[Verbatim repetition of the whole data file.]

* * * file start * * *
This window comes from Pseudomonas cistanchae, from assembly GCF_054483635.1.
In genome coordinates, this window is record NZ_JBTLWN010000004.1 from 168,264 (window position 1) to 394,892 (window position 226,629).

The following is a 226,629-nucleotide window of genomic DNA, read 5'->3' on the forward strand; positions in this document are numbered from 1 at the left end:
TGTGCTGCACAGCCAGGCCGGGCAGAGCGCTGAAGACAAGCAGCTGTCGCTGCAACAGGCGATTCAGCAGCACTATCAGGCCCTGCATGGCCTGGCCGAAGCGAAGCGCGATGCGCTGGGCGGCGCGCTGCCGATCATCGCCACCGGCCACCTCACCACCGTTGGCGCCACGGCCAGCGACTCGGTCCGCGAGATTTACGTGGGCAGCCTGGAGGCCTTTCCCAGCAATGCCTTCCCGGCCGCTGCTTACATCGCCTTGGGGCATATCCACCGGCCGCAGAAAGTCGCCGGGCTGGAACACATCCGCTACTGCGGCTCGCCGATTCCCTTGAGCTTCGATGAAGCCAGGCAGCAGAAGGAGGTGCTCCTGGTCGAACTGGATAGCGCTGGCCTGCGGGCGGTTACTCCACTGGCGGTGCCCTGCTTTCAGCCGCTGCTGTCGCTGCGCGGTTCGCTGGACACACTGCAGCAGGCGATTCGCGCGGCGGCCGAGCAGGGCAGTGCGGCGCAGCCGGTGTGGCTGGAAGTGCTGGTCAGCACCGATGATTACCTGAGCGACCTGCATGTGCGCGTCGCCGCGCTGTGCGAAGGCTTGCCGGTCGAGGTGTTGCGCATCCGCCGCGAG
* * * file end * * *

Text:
This window comes from Pseudomonas cistanchae, from assembly GCF_054483635.1.
In genome coordinates, this window is record NZ_JBTLWN010000004.1 from 168,264 (window position 1) to 394,892 (window position 226,629).

The following is a 226,629-nucleotide window of genomic DNA, read 5'->3' on the forward strand; positions in this document are numbered from 1 at the left end:
TGTGCTGCACAGCCAGGCCGGGCAGAGCGCTGAAGACAAGCAGCTGTCGCTGCAACAGGCGATTCAGCAGCACTATCAGGCCCTGCATGGCCTGGCCGAAGCGAAGCGCGATGCGCTGGGCGGCGCGCTGCCGATCATCGCCACCGGCCACCTCACCACCGTTGGCGCCACGGCCAGCGACTCGGTCCGCGAGATTTACGTGGGCAGCCTGGAGGCCTTTCCCAGCAATGCCTTCCCGGCCGCTGCTTACATCGCCTTGGGGCATATCCACCGGCCGCAGAAAGTCGCCGGGCTGGAACACATCCGCTACTGCGGCTCGCCGATTCCCTTGAGCTTCGATGAAGCCAGGCAGCAGAAGGAGGTGCTCCTGGTCGAACTGGATAGCGCTGGCCTGCGGGCGGTTACTCCACTGGCGGTGCCCTGCTTTCAGCCGCTGCTGTCGCTGCGCGGTTCGCTGGACACACTGCAGCAGGCGATTCGCGCGGCGGCCGAGCAGGGCAGTGCGGCGCAGCCGGTGTGGCTGGAAGTGCTGGTCAGCACCGATGATTACCTGAGCGACCTGCATGTGCGCGTCGCCGCGCTGTGCGAAGGCTTGCCGGTCGAGGTGTTGCGCATCCGCCGCGAG